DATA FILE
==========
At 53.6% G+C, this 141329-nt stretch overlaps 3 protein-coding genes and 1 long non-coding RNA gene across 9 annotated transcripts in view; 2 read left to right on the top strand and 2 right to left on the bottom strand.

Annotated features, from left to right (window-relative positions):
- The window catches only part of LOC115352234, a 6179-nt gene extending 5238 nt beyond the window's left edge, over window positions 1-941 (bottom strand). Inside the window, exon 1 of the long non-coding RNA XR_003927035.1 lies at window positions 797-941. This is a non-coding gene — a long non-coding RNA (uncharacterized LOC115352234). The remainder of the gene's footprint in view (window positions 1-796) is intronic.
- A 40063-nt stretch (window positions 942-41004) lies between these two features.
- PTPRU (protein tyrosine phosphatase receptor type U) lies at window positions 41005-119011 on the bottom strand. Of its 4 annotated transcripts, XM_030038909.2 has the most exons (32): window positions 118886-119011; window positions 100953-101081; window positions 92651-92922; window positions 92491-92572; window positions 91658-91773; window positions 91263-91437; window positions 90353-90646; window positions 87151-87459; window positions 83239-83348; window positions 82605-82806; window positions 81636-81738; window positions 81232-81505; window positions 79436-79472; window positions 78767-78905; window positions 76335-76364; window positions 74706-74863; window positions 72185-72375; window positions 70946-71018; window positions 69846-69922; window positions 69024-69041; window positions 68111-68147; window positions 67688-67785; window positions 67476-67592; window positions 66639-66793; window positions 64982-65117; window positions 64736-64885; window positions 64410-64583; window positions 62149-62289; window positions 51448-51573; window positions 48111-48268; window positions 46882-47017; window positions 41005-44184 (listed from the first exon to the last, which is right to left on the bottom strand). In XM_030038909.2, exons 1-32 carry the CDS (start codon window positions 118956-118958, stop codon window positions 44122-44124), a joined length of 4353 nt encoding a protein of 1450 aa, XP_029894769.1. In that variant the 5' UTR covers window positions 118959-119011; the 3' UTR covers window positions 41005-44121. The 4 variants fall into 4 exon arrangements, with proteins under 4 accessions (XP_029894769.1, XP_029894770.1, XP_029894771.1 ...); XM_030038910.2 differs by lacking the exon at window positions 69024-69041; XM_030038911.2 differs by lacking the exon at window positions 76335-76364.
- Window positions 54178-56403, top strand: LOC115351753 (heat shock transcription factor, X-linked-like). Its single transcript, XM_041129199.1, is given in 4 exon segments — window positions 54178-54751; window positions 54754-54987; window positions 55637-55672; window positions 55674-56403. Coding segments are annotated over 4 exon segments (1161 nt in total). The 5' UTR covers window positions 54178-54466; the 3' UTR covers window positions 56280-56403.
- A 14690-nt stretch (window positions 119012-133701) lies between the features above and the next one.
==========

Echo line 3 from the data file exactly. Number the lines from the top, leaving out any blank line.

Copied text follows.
- The window catches only part of LOC115352234, a 6179-nt gene extending 5238 nt beyond the window's left edge, over window positions 1-941 (bottom strand). Inside the window, exon 1 of the long non-coding RNA XR_003927035.1 lies at window positions 797-941. This is a non-coding gene — a long non-coding RNA (uncharacterized LOC115352234). The remainder of the gene's footprint in view (window positions 1-796) is intronic.